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Friday, 21 May 2010 09:04

Russia Signs Agreements On Mineral Exploitation With Namibia

Russia Signs Agreements On Mineral Exploitation With NamibiaBy Kester Kenn Klomegah

MOSCOW, May 20, (Buziness Africa) - President Dmitry Medvedev and his Namibian counterpart Hifikepunye Pohamba held fruitful talks that would strengthen bilateral cooperation in the two countries.

 

Pohamba, who was in Moscow on an official visit in May, signed a memorandum on cooperation in exploration and development of Namibian uranium deposits.

 

The document stipulates opportunities for creating joint ventures in exploration, development and processing of uranium ore as well as uranium enrichment. The memorandum is effective for five years and may be automatically prolonged.

 

"Russia is returning on the African continent as its close partner after a break due to our internal difficulties," President Dmitry Medvedev said at the talks with Namibian President Hifikepynye Lucas Pohamba.

 

"We consider Namibia a very promising and friendly state. We are maintaining cooperation with Namibia for 20 years since it has proclaimed independence and established diplomatic relations with Russia," the Russian president stressed.

 

Pohamba said, "the newly created intergovernmental commission allowed both parties to achieve certain progress. The ministers told me considerable progress had been achieved in such areas as mining and milling, transport, trade, education, tourism and agriculture."

 

He thanked Medvedev for "sponsorship to every Namibian student from Russian higher education institutions."

 

"In the course of the negotiations of the head of two states examined the possibilities of expanding the Russian investment participation in the major projects in Namibian economy, including developing of the mineral resources, hydrocarbon raw material, development of electro-energetics, collaboration in the region's fishing industry, transport, tourism, in the humanitarian sphere," the Kremlin press service told reporters here after the official talks.

 

Prior to the official discussions and signing of the intergovernmental and interdepartmental agreements, Russia's Natural Resources Minister Yuri Trutnev told the media that Russia could invest billions of dollars into the Namibian economy including in hydro-energy projects and the development of the country’s uranium deposits.

 

Trutnev, who heads the Russian part of the bilateral intergovernmental commission, said Namibia needed more hydro power generators and also nuclear power stations it could buy aboard to run on domestically available uranium.

 

Russia plans to acquire shares in Namibian uranium deposits in 2010, head of the Russian State Atomic Energy corporation Sergei Kiriyenko said.

 

He said Russia is ready to invest some $1 billion in developing the deposits. According to him, the discussion deals precisely with the portions, but not about the actions of company- mediators. The large layer of natural gas is investigated.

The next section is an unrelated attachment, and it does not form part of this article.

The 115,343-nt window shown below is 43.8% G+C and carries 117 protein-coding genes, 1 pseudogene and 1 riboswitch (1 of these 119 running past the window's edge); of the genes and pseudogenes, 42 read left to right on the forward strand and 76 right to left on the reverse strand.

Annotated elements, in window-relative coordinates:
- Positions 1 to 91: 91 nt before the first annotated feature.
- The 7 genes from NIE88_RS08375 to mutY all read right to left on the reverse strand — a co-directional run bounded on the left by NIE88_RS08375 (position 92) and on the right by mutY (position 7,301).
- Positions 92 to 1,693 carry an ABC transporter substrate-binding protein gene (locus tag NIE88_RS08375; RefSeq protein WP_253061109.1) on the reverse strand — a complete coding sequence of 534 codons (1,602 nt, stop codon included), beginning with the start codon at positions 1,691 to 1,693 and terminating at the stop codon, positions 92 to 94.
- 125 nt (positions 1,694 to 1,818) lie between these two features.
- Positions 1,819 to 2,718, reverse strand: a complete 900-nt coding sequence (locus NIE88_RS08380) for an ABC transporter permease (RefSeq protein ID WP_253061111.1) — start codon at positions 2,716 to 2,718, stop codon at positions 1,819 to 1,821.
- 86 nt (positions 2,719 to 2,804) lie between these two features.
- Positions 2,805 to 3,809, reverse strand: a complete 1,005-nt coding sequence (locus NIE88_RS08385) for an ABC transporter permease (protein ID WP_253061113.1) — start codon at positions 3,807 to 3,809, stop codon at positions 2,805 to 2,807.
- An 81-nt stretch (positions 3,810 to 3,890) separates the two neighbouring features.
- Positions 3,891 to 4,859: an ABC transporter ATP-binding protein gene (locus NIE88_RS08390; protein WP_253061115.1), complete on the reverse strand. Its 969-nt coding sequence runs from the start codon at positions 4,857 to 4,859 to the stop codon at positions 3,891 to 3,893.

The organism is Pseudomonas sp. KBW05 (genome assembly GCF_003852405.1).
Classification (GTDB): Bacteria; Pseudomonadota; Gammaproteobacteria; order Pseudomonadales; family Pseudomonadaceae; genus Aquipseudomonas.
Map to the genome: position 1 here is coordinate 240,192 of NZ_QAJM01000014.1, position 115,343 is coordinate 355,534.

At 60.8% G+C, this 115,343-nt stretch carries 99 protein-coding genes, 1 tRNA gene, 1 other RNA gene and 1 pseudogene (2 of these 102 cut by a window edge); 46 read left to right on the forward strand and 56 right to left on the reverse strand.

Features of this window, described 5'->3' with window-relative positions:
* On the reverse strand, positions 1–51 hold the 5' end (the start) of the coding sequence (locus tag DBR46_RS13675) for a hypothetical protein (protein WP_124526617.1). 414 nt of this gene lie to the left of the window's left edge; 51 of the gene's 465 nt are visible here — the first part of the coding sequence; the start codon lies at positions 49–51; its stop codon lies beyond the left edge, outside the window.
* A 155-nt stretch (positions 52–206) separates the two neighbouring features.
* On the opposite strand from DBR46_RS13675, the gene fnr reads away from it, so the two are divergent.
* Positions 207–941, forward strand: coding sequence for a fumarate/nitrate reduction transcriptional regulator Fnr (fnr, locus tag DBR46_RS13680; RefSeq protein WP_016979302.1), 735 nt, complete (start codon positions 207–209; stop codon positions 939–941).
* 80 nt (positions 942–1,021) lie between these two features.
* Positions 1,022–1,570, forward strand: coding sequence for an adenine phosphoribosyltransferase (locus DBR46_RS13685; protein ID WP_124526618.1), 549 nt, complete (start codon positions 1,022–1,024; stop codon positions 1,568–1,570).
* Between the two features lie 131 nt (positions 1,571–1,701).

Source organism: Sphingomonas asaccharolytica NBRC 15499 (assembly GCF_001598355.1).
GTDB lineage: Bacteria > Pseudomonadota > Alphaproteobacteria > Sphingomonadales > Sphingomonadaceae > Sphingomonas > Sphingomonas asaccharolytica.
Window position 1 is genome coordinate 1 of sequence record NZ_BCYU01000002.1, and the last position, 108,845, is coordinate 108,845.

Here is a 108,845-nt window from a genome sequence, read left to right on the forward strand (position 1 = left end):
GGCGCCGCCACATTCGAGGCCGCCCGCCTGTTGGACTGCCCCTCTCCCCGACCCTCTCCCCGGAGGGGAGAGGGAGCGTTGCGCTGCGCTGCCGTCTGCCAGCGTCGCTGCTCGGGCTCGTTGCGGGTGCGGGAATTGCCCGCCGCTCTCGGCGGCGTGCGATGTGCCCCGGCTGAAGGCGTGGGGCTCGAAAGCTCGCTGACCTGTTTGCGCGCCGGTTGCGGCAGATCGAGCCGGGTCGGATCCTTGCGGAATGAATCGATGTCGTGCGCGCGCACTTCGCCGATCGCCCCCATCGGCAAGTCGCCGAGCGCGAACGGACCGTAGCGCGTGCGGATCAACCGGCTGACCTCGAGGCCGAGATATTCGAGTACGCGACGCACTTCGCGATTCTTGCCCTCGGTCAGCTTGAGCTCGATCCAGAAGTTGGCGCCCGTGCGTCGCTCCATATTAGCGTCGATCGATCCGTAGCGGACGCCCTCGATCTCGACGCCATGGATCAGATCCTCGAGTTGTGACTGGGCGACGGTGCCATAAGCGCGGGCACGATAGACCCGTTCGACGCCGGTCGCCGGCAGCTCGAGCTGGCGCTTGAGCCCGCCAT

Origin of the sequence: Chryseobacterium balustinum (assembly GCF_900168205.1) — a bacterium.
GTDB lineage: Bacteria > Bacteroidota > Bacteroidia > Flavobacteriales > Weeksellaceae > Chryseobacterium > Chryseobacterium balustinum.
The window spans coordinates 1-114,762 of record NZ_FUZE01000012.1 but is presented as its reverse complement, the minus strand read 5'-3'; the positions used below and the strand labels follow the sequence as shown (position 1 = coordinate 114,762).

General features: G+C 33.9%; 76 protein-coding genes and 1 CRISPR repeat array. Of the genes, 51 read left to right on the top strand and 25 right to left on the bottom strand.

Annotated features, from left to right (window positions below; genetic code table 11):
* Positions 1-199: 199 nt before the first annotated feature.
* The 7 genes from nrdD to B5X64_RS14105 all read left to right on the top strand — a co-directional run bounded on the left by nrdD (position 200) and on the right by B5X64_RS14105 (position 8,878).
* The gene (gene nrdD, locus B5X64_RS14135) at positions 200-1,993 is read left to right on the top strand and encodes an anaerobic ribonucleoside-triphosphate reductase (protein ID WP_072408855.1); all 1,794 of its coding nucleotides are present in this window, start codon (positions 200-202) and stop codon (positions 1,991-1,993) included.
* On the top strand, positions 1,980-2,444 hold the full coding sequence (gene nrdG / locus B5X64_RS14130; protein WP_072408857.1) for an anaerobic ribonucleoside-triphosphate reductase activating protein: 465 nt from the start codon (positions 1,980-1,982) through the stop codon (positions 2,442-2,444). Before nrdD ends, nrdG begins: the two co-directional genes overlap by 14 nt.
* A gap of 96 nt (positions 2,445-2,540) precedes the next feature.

"We proceed from the fact that this year we must move for the practical acquisition of portions in Namibian uranium deposits. We want to invest money precisely into exploitation," Kirienko said and further emphasized that Russians were interested precisely the reserves of uranium.

 

Russian state gas and oil giant Gazprom in cooperation with Namibia's Namcor company may head a consortium to develop a large gas field in Namibia. Besides that the Namibian government has proposed Gazprom to build an electric power plant in the country which will process the produced natural gas into electricity.

 

Though the project cost may exceed $1 billion, the management of Gazprom finds the costs reasonable. It is expected that half of the electricity produced by the plant will be exported to South Africa, and the Russian party expressed its readiness to construct two hydroelectric power stations in the southwestern African state.

 

Medvedev and Pokhamba also discussed international and regional problems, in particular, Africa will continue to exchange opinions on the existing vital problems, according the Kremlin sources.

 

In 2009, Medvedev's visit to Namibia symbolizes Russia's return to the African continent. And, obviously, now it is the right time for such visit since African countries no longer totally satisfied with partners in Europe, US and China, according some policy experts.

 

Traditionally, Russia had strong influence on the African continent. And now that amid the global financial crisis share prices of the leading African companies have dropped, Russian businessmen have a good chance to achieve some agreements.

 

Different financial experts predict African countries to play a crucial role in economic development of the third world countries. That is why Russia pays so much attention to cooperation with the African countries and Namibia in particular.

 

"It is intended to objectively examine questions of the guarantee of steady development of African countries, search for the ways of regulating the conflicts in the continent, which are been main obstacle on the way of achieving of stability and social and economic increase in African countries," the Kremlin source said.

 

 
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